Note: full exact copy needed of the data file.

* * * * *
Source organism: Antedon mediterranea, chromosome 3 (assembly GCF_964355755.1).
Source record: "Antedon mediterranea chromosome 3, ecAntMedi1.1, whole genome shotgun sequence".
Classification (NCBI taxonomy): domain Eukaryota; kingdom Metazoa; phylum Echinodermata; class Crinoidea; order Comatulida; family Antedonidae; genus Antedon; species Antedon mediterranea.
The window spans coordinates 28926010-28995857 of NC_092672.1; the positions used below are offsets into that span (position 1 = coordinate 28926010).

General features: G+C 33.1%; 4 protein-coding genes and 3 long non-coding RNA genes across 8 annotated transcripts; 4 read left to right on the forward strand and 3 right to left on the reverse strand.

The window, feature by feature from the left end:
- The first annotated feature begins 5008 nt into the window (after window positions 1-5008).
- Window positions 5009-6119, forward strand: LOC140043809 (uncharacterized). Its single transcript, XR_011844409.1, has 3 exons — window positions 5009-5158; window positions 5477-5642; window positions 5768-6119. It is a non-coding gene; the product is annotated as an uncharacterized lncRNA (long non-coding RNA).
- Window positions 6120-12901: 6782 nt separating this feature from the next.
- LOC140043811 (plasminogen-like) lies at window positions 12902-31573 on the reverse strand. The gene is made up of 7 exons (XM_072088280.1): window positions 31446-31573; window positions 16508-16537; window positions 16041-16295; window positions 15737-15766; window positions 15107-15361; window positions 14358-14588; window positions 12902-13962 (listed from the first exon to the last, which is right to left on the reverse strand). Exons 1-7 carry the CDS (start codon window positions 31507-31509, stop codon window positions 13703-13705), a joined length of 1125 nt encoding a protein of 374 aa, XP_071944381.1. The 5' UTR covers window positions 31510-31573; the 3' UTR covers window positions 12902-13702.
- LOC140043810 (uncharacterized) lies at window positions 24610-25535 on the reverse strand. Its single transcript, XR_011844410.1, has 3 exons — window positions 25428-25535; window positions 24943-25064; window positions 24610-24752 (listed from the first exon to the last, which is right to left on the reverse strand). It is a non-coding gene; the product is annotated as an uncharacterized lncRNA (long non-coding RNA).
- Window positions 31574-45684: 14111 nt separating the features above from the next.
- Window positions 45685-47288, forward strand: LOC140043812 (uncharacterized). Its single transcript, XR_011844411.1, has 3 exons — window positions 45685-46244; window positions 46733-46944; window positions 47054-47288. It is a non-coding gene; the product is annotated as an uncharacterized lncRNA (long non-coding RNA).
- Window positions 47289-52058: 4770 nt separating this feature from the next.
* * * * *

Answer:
Source organism: Antedon mediterranea, chromosome 3 (assembly GCF_964355755.1).
Source record: "Antedon mediterranea chromosome 3, ecAntMedi1.1, whole genome shotgun sequence".
Classification (NCBI taxonomy): domain Eukaryota; kingdom Metazoa; phylum Echinodermata; class Crinoidea; order Comatulida; family Antedonidae; genus Antedon; species Antedon mediterranea.
The window spans coordinates 28926010-28995857 of NC_092672.1; the positions used below are offsets into that span (position 1 = coordinate 28926010).

General features: G+C 33.1%; 4 protein-coding genes and 3 long non-coding RNA genes across 8 annotated transcripts; 4 read left to right on the forward strand and 3 right to left on the reverse strand.

The window, feature by feature from the left end:
- The first annotated feature begins 5008 nt into the window (after window positions 1-5008).
- Window positions 5009-6119, forward strand: LOC140043809 (uncharacterized). Its single transcript, XR_011844409.1, has 3 exons — window positions 5009-5158; window positions 5477-5642; window positions 5768-6119. It is a non-coding gene; the product is annotated as an uncharacterized lncRNA (long non-coding RNA).
- Window positions 6120-12901: 6782 nt separating this feature from the next.
- LOC140043811 (plasminogen-like) lies at window positions 12902-31573 on the reverse strand. The gene is made up of 7 exons (XM_072088280.1): window positions 31446-31573; window positions 16508-16537; window positions 16041-16295; window positions 15737-15766; window positions 15107-15361; window positions 14358-14588; window positions 12902-13962 (listed from the first exon to the last, which is right to left on the reverse strand). Exons 1-7 carry the CDS (start codon window positions 31507-31509, stop codon window positions 13703-13705), a joined length of 1125 nt encoding a protein of 374 aa, XP_071944381.1. The 5' UTR covers window positions 31510-31573; the 3' UTR covers window positions 12902-13702.
- LOC140043810 (uncharacterized) lies at window positions 24610-25535 on the reverse strand. Its single transcript, XR_011844410.1, has 3 exons — window positions 25428-25535; window positions 24943-25064; window positions 24610-24752 (listed from the first exon to the last, which is right to left on the reverse strand). It is a non-coding gene; the product is annotated as an uncharacterized lncRNA (long non-coding RNA).
- Window positions 31574-45684: 14111 nt separating the features above from the next.
- Window positions 45685-47288, forward strand: LOC140043812 (uncharacterized). Its single transcript, XR_011844411.1, has 3 exons — window positions 45685-46244; window positions 46733-46944; window positions 47054-47288. It is a non-coding gene; the product is annotated as an uncharacterized lncRNA (long non-coding RNA).
- Window positions 47289-52058: 4770 nt separating this feature from the next.